Pride is largely considered negative - after all it is one of the seven deadly sins, if you subscribe to such notions. As a parent, however, I spend the better part of my day helping my kids feel proud of themselves. When they draw a picture and come running up to show me, their eyes shining. When they play sports -whether their team wins or not. When they do something big for the first time, or even something small. My son yelled "Momma! Come look at me!" the other day, and I came into his room to find him balancing on one leg. "Look!" he shouted, "I can DO it!" During the course of an average day, I have countless opportunities to help them feel proud. One of the things I marvel at the most about my kids, because they are still young, is that shame is largely still absent in their lives.
The delicate balancing act of helping my kids build pride and navigate shame can feel rather precarious at times. Finn, at 3, is boundary testing. He will do something he knows is wrong, hang his head dramatically, and say "I sorry, Momma" - all with a huge smile on his face. He is curious -if he is repentant enough will I still get mad? The difference in his demeanor when he does something wrong accidentally is startling. The other day he was running through the house and he bumped a table and knocked over a lamp, breaking it. His eyes widened in horror, he burst into tears, and ran away covering his face with his hands. When I came after him to talk, through his tears he said, "Let's don't talk about it". I tried as best I could to explain the difference between wrong and bad. That he can do things that are wrong - as in Against the Rules - but that doesn't make him a bad kid. That mistakes are a part of life, and that "I'm sorry" goes a long way.
My daughter, who is almost 7, is hardwired differently than Finn. She was never big on testing boundaries - for as long as I can remember she has been hugely fearful of being In Trouble. I can count on one hand the number of times I have witnessed her do something purposefully wrong (like the time she wrote "GRETA", in perfect penmanship, on the wall and tried valiantly to convince me that her one year old brother had done it). For the most part, she is so fearful of shame - a word she doesn't know, but a concept she clearly grasps - that she over-tries to do the right thing. She takes emotional ownership of nearly everything and everyone around her. She is just like me. One of my greatest challenges in being her Mom is not to over-identify - to help her find her own path, and not superimpose my own fears onto her.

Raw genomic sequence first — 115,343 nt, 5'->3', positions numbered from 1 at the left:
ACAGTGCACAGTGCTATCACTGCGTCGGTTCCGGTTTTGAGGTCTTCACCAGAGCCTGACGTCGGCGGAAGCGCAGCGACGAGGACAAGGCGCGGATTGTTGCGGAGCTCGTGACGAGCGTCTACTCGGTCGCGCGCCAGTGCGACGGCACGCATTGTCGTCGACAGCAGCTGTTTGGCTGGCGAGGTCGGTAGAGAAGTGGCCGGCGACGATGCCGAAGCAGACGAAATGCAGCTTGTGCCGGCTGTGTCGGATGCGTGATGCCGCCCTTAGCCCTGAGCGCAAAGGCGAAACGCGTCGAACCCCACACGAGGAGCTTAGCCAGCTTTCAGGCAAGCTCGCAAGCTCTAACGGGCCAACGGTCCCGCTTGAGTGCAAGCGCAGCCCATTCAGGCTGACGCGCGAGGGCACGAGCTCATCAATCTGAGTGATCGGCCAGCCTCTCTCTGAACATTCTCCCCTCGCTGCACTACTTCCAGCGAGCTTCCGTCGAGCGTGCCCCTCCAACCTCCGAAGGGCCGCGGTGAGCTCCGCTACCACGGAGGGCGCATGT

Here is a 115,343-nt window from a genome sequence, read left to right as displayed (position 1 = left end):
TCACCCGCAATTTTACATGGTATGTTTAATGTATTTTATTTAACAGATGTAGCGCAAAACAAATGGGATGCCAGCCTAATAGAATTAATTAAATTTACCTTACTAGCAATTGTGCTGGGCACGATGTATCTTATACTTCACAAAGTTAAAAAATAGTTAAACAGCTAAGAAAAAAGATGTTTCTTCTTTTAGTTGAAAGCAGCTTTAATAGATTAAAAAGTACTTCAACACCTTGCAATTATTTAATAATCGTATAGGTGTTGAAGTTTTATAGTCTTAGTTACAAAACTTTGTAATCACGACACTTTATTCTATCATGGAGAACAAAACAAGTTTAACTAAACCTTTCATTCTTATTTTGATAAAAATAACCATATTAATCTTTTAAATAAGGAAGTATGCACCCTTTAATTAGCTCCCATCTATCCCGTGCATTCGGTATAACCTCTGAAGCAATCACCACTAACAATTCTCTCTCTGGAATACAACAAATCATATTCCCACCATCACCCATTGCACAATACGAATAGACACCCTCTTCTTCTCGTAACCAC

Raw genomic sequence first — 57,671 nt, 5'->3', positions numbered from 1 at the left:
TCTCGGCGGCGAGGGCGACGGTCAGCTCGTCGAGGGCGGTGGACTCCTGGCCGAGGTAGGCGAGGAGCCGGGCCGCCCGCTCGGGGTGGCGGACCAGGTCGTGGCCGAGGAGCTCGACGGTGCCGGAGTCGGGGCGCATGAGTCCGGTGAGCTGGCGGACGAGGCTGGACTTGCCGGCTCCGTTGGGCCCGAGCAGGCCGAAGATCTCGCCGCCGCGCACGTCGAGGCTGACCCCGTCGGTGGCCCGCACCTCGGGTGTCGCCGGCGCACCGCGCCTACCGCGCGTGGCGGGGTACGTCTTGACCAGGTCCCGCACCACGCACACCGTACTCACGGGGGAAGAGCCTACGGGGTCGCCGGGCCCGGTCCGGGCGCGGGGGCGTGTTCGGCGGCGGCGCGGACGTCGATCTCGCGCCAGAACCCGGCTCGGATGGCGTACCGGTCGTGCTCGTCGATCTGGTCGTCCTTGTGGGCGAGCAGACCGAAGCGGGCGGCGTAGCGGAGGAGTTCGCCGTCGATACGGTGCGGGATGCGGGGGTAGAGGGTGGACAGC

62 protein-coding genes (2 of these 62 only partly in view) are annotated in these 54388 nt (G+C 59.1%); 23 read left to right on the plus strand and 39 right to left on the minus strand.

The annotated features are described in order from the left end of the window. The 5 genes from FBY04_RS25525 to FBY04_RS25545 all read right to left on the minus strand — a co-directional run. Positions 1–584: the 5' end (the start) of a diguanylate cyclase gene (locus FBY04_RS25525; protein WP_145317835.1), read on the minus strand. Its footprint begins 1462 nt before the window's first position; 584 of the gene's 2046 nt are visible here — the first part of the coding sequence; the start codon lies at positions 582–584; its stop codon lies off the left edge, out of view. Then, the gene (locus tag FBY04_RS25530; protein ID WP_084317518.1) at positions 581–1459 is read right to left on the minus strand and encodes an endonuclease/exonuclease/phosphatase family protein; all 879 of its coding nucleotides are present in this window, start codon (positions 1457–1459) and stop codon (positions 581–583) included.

Helping my kids find a sense of well being inside themselves, not from external influences, is difficult, especially when it is something I struggle with myself. I want so badly for my children to understand that the good stuff - accomplishment, pride, self-confidence, happiness - is often achieved through navigating the tough stuff. But in order to achieve that, there has to be some tough stuff. They have to make their own mistakes and learn from them. I have to resist the urge to gloss over things they do wrong, things they are afraid of, or ways they feel badly about themselves.
In my adult world, I have had my share of shame, of course. On a grander scale, as it relates to my recovery from alcoholism, I have learned that shame can be a great Teacher. I learned to face up to things that made me shameful, own up to my part, and let them go. I had to re-learn pride, understand that feeling proud of myself wasn't inherently bad. I discovered the difference between guilt and shame: guilt is feeling badly about something you did, and shame is feeling badly for who you are.
Pride, as it relates to a sense of accomplishment, is essential to well being. Not pride as a feeling of being better than someone else, of having more - it is a sense of balance within myself. If I don't pay attention to my small daily victories, the scales easily tip towards Shame. It is much easier for me to see my failings than my accomplishments. In the world of parenting, there are ample opportunities to feel shame - mothers in particular are hard on themselves. It is easy to get tangled in the web of comparison - to look at other mothers and see if, or how, I measure up. After all, there aren't many times when anyone stops and says "Great job handling that one, Mom." But I can't be a good parent if I don't feel good about myself. If I don't forgive my mistakes, try my best, and remember that I learn through trial and tribulation - I'm not going to get everything right the first time. I need to treat myself the way I treat my kids - I need to listen to the lessons I try to give them. Or, perhaps more accurately, the lessons they give me.
Last year Greta had an idea for a book, it was called "It Is Hard To Hide A Giraffe". She wrote and illustrated the whole thing herself. Each page says something you can't do with a giraffe, with an accompanying picture: you can't take a giraffe to the library, you can't take a giraffe to the pool, you can't take a giraffe to school. The last page says: but you can love him and hug him and call him yours.
It is hard to hide shame, it is hard to feel accomplishment and pride. And there are lots of things you can't do in this world. But, if at the end of the day you feel love for your family, yourself - even if it is the only thing you can do - it is a good day, and you should feel proud.